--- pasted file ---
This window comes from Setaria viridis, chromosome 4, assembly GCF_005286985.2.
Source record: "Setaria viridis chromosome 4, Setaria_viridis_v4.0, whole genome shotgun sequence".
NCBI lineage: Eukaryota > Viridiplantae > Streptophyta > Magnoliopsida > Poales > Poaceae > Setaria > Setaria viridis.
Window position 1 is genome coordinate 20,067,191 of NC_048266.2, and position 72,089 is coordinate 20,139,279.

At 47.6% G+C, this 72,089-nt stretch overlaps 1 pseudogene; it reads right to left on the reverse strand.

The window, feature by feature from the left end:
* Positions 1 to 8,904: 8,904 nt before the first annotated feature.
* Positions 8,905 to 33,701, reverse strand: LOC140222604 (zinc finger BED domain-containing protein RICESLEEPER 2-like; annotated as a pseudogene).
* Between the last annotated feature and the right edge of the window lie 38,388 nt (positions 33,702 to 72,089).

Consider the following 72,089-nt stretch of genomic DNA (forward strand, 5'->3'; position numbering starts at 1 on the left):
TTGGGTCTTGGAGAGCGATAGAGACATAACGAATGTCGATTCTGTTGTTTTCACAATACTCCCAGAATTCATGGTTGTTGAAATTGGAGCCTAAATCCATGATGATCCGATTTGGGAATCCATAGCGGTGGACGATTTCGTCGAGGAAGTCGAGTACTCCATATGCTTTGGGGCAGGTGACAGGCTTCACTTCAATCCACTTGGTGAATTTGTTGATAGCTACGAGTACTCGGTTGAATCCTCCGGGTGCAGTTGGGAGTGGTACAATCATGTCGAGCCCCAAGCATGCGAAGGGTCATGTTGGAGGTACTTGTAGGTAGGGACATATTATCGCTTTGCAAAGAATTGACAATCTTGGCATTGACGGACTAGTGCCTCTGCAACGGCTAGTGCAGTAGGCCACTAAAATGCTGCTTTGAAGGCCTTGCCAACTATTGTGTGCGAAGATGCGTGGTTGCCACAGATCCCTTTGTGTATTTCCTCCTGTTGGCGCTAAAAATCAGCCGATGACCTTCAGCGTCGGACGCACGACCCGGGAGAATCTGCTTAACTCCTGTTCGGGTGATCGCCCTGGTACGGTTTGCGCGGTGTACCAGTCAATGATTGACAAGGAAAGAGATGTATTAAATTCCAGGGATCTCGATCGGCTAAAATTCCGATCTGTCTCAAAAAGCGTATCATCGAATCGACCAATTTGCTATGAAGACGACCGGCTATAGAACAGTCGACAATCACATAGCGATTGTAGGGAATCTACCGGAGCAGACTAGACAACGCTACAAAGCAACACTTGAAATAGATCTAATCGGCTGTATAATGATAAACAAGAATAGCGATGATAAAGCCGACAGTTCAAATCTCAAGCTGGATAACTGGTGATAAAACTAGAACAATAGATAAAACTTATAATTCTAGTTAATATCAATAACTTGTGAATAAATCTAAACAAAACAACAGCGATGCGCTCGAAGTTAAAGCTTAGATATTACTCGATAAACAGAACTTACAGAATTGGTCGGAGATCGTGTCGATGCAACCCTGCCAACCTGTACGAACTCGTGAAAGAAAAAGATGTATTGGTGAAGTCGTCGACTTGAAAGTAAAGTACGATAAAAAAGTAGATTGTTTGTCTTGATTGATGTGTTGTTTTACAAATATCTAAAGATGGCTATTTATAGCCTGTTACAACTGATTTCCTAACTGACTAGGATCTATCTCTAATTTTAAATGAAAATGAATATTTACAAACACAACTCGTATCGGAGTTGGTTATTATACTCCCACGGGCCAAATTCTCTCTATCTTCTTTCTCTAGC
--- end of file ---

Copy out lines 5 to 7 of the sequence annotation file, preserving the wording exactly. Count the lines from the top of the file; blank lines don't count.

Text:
At 47.6% G+C, this 72,089-nt stretch overlaps 1 pseudogene; it reads right to left on the reverse strand.

The window, feature by feature from the left end:
* Positions 1 to 8,904: 8,904 nt before the first annotated feature.